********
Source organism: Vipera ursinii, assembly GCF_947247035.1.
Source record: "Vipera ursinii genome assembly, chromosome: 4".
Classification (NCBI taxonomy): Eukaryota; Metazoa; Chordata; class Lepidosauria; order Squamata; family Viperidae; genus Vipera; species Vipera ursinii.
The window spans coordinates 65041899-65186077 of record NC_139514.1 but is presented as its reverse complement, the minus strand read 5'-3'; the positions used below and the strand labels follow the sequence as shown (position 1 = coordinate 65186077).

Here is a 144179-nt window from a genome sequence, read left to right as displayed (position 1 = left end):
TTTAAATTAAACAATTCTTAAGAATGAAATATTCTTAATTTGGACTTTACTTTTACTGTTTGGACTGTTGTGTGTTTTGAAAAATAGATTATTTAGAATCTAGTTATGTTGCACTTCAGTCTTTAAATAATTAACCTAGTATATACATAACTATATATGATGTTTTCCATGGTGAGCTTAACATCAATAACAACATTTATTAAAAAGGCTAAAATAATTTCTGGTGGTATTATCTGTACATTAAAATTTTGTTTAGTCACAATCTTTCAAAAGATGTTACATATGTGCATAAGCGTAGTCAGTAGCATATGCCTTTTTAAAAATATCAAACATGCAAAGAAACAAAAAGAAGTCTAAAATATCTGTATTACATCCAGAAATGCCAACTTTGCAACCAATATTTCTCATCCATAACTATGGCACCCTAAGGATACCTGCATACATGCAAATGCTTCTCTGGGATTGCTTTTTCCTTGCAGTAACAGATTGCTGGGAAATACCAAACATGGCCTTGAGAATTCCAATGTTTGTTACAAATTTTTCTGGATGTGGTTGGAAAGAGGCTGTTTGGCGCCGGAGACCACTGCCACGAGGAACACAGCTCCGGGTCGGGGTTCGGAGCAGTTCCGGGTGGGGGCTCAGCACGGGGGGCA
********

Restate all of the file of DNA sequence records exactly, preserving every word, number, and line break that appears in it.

Source organism: Vipera ursinii, assembly GCF_947247035.1.
Source record: "Vipera ursinii genome assembly, chromosome: 4".
Classification (NCBI taxonomy): Eukaryota; Metazoa; Chordata; class Lepidosauria; order Squamata; family Viperidae; genus Vipera; species Vipera ursinii.
The window spans coordinates 65041899-65186077 of record NC_139514.1 but is presented as its reverse complement, the minus strand read 5'-3'; the positions used below and the strand labels follow the sequence as shown (position 1 = coordinate 65186077).

Here is a 144179-nt window from a genome sequence, read left to right as displayed (position 1 = left end):
TTTAAATTAAACAATTCTTAAGAATGAAATATTCTTAATTTGGACTTTACTTTTACTGTTTGGACTGTTGTGTGTTTTGAAAAATAGATTATTTAGAATCTAGTTATGTTGCACTTCAGTCTTTAAATAATTAACCTAGTATATACATAACTATATATGATGTTTTCCATGGTGAGCTTAACATCAATAACAACATTTATTAAAAAGGCTAAAATAATTTCTGGTGGTATTATCTGTACATTAAAATTTTGTTTAGTCACAATCTTTCAAAAGATGTTACATATGTGCATAAGCGTAGTCAGTAGCATATGCCTTTTTAAAAATATCAAACATGCAAAGAAACAAAAAGAAGTCTAAAATATCTGTATTACATCCAGAAATGCCAACTTTGCAACCAATATTTCTCATCCATAACTATGGCACCCTAAGGATACCTGCATACATGCAAATGCTTCTCTGGGATTGCTTTTTCCTTGCAGTAACAGATTGCTGGGAAATACCAAACATGGCCTTGAGAATTCCAATGTTTGTTACAAATTTTTCTGGATGTGGTTGGAAAGAGGCTGTTTGGCGCCGGAGACCACTGCCACGAGGAACACAGCTCCGGGTCGGGGTTCGGAGCAGTTCCGGGTGGGGGCTCAGCACGGGGGGCA